Taliban amnesty betrays US connivance with war criminals
A front-page New York Times story Nov. 28, "Afghans Offer Jobs to Taliban If They Defect," indicates that Hamid Karzai's government—presumably with Washington's support—is enlisting traditional tribal elders "to lure local fighters and commanders away from the Taliban by offering them jobs in development projects..." Note the "and commanders"—claims that the amnesty was just aimed at Taliban cannon fodder appear to have been the thin end of the wedge. The Canadian Press meanwhile reports that with the insurgency gaining ground—and a corrupt government unable to keep its promises—the amnesty effort is winning few former fighters. "The Taliban are getting stronger than they were before," said Haji Agha Lalai, a prominent Panjwaii district elder and former director of Kandahar's reconciliation program. "Also the government does not support us very well and we could not fulfill our promises to Taliban."
Coming on the heels of revelations that US contractors are paying the Taliban protection money and that the Taliban fight with captured US weapons, as well as a popular conspiracy theory in Afghanistan that the US is actively collaborating with the Taliban, this news recalls Karzai's 2007 amnesty for Mujahedeen fighters—including some of the bloodiest fundamentalist warlords. All these developments reveal the hypocrisy of US claims to be defending democracy, secularism and women's rights in Afghanistan.
Unfortunately, too many anti-war voices are openly encouraged at this betrayal of Afghanistan's women, ethnic minorities and other intended Taliban targets. For instance, the October issue of Jim Hightower's Hightower Lowdown enthuses:
Let's be clear. As a group, the Taliban is a nasty outfit—especially in its rigid and brutal subjugation of girls and women. But not every member or even every leader is barbaric thug, and the moderates are the ones we should be working with.
The typical song-and-dance: a lukewarm and perfunctory admission that the Taliban are a "nasty outfit" (how about "war criminals"?), followed by a call to "work with" their "moderates"—and not only foot-soldiers but "leaders."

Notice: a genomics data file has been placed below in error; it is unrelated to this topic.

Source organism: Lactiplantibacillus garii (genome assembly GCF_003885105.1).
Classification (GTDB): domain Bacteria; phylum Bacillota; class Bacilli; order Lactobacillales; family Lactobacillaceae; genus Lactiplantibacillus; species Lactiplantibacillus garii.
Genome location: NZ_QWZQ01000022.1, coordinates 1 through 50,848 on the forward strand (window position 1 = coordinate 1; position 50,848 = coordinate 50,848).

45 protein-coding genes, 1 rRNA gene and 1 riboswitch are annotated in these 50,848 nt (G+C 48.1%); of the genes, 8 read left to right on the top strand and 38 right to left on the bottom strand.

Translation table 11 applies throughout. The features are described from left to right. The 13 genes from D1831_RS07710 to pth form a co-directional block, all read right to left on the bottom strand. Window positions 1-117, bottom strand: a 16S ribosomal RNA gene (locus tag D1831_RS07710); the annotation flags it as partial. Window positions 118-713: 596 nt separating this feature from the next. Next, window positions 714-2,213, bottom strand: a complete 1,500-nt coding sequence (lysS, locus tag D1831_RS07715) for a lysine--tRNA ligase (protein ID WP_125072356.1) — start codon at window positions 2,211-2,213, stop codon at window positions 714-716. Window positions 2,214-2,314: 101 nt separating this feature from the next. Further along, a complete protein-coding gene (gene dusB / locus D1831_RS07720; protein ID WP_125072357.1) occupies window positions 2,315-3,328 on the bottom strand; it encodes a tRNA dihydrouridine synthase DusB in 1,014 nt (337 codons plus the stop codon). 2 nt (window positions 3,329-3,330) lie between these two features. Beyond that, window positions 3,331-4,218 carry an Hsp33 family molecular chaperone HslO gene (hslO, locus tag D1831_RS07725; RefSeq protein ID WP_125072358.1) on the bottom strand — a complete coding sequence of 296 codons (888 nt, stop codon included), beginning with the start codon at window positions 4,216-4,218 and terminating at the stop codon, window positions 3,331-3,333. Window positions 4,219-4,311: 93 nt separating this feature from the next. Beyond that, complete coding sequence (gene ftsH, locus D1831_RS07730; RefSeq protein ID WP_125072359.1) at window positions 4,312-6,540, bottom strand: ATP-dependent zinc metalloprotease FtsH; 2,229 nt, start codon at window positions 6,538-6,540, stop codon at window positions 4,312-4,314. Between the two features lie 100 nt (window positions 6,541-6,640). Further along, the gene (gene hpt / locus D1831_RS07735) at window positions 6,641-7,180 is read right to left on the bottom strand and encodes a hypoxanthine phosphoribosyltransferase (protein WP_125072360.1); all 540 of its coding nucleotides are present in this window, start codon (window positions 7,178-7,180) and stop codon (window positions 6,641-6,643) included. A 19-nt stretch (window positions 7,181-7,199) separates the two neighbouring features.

Authentic Afghan voices for democracy, secularism and women's rights oppose the US/NATO occupation precisely because the US has connived with fundamentalist war criminals from the day it arrived in Afghanistan. Foremost among these voices is the Revolutionary Association of the Women of Afghanistan (RAWA), who maintained clandestine schools for girls under Taliban rule at the ultimate personal risk. RAWA's website has a page outlining Taliban restrictions and mistreatment of women under their 1996-2001 rule, including:
Complete ban on women's activity outside the home unless accompanied by a mahram (close male relative such as a father, brother or husband).
Whipping of women in public for having non-covered ankles.
Public stoning of women accused of having sex outside marriage.
Ban on women talking or shaking hands with non-mahram males.
Ban on women laughing loudly. (No stranger should hear a woman's voice).
This goes somewhat beyond "rigid." RAWA's representative Zoya toured the US earlier this fall, and voiced unequivocal opposition to the US occupation and fundamentalist warlords alike—whether they are in collaboration or insurgency. Speaking to the Daily News of Newburyport following a presentation at the Friend's Meeting House in the Massachusetts town of Amesbury Oct. 19, Zoya had this to say when asked about the danger of a civil war should the US pull out:
"It will happen tomorrow or in 35 years," she said. "I'd rather it happen sooner, than having our people die slowly under occupation. We must face our own problems and create our own democracy. You cannot make a democracy under gunpoint."
See our last post on Afghanistan.